Thaksin says he will ‘never’ give up on Thailand, but is prepared to ‘stay out’
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Thaksin says he will ‘never’ give up on Thailand, but is prepared to ‘stay out’

THAILAND’S former Prime Minister Thaksin Shinawatra has said he would “never” give up on returning to his home country, but also indicated his readiness to “stay out, if the country is moving forward and [the authorities] respect the voice of the people.”

Speaking from the Metropolitan Club in New York City, Thaksin gave a wide-ranging interview on topics from Thailand’s military junta to his financial assets to Donald Trump.

Living in exile since he was deposed by a military coup in 2006, Thaksin remains a controversial figure both in Thailand and abroad. His very appearance in New York City was met with protests as well as expressions of support.

New York Times journalist Thomas Fuller tweeted the latter’s answers to a series of questions.

As he has done in the past, Thaksin slammed the Thai junta’s proposed constitution, claiming it will “drag the country backward.” He laid into the junta for “bullying” him and his supporters.

Thaksin indicated that the junta seized a “majority” of his assets and revoked his Thai passport. Now travelling using his Montenegro passport, he said, “I can go everywhere in the world, except Thailand.”

During his time in government, Thaksin’s opponents frequently accused him and his family of corruption. In a striking statement, he described his family’s wealth as modest, placing it at about US$1 billion.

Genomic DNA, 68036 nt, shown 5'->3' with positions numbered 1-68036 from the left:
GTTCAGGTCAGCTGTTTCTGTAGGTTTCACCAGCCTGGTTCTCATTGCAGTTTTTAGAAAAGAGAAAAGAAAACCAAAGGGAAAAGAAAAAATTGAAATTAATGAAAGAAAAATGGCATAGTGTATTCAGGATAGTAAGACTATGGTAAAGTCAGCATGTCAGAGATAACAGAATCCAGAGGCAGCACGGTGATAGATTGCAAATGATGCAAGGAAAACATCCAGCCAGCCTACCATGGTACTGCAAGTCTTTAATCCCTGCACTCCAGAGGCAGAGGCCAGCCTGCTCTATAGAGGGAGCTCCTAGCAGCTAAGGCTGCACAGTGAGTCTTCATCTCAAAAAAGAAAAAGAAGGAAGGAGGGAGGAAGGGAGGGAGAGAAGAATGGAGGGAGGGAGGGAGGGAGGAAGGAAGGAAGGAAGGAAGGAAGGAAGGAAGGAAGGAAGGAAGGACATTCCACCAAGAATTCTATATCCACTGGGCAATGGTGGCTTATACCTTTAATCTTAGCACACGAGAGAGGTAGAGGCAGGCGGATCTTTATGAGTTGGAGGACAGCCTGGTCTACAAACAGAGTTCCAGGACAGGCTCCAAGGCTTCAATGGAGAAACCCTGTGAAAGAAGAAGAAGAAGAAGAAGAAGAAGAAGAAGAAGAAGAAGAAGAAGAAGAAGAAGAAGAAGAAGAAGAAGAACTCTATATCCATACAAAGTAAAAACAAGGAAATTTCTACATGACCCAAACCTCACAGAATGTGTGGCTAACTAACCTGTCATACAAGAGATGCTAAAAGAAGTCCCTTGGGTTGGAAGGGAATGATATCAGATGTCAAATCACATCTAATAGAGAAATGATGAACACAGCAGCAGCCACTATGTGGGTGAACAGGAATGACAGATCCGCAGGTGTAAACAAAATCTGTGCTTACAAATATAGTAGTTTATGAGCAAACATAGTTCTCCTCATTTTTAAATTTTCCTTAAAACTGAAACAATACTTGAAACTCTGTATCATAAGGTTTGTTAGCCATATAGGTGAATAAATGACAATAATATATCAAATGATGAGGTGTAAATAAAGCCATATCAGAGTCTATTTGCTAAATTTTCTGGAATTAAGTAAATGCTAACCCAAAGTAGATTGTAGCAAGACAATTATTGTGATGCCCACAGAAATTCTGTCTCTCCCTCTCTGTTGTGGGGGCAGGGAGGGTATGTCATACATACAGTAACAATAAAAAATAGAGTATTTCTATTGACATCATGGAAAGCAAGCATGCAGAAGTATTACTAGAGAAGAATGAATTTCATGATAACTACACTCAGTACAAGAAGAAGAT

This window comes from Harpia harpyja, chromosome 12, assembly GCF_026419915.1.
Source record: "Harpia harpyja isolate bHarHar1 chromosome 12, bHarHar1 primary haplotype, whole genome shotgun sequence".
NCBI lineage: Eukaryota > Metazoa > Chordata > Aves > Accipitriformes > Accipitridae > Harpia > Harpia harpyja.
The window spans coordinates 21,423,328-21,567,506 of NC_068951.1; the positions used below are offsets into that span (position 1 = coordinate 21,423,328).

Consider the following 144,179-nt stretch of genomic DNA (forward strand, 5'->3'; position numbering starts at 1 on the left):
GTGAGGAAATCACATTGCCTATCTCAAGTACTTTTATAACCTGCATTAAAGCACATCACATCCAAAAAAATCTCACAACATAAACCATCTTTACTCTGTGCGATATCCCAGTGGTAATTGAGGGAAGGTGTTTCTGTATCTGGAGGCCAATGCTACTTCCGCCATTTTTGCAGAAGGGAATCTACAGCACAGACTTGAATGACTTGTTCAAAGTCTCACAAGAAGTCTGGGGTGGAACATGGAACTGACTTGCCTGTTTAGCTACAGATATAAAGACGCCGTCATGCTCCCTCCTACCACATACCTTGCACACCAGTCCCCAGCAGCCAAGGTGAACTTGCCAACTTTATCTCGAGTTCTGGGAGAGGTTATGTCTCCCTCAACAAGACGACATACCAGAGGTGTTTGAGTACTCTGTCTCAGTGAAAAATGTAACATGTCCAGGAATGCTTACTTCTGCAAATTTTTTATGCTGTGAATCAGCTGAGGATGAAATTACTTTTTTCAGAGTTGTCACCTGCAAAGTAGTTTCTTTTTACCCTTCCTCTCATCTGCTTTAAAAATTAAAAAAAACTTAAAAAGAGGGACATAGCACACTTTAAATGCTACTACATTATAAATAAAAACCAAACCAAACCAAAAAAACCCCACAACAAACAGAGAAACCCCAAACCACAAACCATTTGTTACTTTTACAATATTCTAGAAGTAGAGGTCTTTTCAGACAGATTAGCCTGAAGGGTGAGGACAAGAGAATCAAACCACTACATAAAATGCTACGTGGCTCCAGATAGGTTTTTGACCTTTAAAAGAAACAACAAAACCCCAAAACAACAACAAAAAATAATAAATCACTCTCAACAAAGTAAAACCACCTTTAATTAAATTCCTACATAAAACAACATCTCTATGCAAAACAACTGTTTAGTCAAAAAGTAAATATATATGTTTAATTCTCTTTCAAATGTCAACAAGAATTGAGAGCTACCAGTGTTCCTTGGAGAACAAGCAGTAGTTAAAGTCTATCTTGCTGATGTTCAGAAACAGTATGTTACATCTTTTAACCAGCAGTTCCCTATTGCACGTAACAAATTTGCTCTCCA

As to his possible return to Thailand, Thaksin was decidedly vague. He said he would “never” give up on the idea, but also remarked, “I don’t want to be involved in Thai politics.” Notably peppering his statement with conditions, he said he is willing to “sacrifice” and remain in exile.

Thaksin does have a message for his junta opponents though – talk to him. The junta reacted adversely to Thaksin’s previous public statements, with a government spokesperson describing him as “a person without credibility who thinks he is above the law.”

Thaksin was also asked about U.S. Republican presidential candidate Donald Trump. This is not such a stretch – like Trump, Thaksin is a polarizing businessman-turned-politician known for his populism and tough-guy persona. However, he seemed to be tight-lipped about the American tycoon.

Fuller was until recently NYT’s Southeast Asia correspondent, before he was relocated to the San Francisco bureau. He covered the 2010 protests in Thailand and was interviewing a prominent member of the ‘Red Shirts’ movement – General Khattiya – when the latter was struck and killed by a sniper.

Fuller said the bullet that killed the general “missed my head by inches.”

The New York Times has been subject to censorship in Thailand in recent months. In September, the Times’ local printer in Thailand refused to the publish the paper over an article referring to King’s declining health. In December, its local printer removed an article about the country’s economic troubles, and then an article about the royal family’s wealth.

At the end of 2015, the International New York Times ended printing and distributing its paper in Thailand, citing rising costs.

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